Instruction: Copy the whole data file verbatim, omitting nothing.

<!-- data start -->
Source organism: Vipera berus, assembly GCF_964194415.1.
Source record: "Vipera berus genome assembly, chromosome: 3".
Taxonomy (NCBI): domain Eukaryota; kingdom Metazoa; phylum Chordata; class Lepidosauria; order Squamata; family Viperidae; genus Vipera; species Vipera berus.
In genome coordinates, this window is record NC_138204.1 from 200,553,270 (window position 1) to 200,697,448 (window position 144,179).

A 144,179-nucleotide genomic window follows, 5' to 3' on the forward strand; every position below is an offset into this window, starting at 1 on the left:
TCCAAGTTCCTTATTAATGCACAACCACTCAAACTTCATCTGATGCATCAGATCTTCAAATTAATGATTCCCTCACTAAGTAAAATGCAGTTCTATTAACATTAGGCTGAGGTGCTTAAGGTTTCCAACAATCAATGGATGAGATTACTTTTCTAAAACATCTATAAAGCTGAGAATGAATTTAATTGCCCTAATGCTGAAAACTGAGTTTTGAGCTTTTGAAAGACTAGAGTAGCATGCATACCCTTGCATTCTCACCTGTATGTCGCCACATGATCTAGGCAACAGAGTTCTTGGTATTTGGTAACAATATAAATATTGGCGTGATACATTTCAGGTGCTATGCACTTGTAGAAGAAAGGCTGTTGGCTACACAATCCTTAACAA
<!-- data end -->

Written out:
Source organism: Vipera berus, assembly GCF_964194415.1.
Source record: "Vipera berus genome assembly, chromosome: 3".
Taxonomy (NCBI): domain Eukaryota; kingdom Metazoa; phylum Chordata; class Lepidosauria; order Squamata; family Viperidae; genus Vipera; species Vipera berus.
In genome coordinates, this window is record NC_138204.1 from 200,553,270 (window position 1) to 200,697,448 (window position 144,179).

A 144,179-nucleotide genomic window follows, 5' to 3' on the forward strand; every position below is an offset into this window, starting at 1 on the left:
TCCAAGTTCCTTATTAATGCACAACCACTCAAACTTCATCTGATGCATCAGATCTTCAAATTAATGATTCCCTCACTAAGTAAAATGCAGTTCTATTAACATTAGGCTGAGGTGCTTAAGGTTTCCAACAATCAATGGATGAGATTACTTTTCTAAAACATCTATAAAGCTGAGAATGAATTTAATTGCCCTAATGCTGAAAACTGAGTTTTGAGCTTTTGAAAGACTAGAGTAGCATGCATACCCTTGCATTCTCACCTGTATGTCGCCACATGATCTAGGCAACAGAGTTCTTGGTATTTGGTAACAATATAAATATTGGCGTGATACATTTCAGGTGCTATGCACTTGTAGAAGAAAGGCTGTTGGCTACACAATCCTTAACAA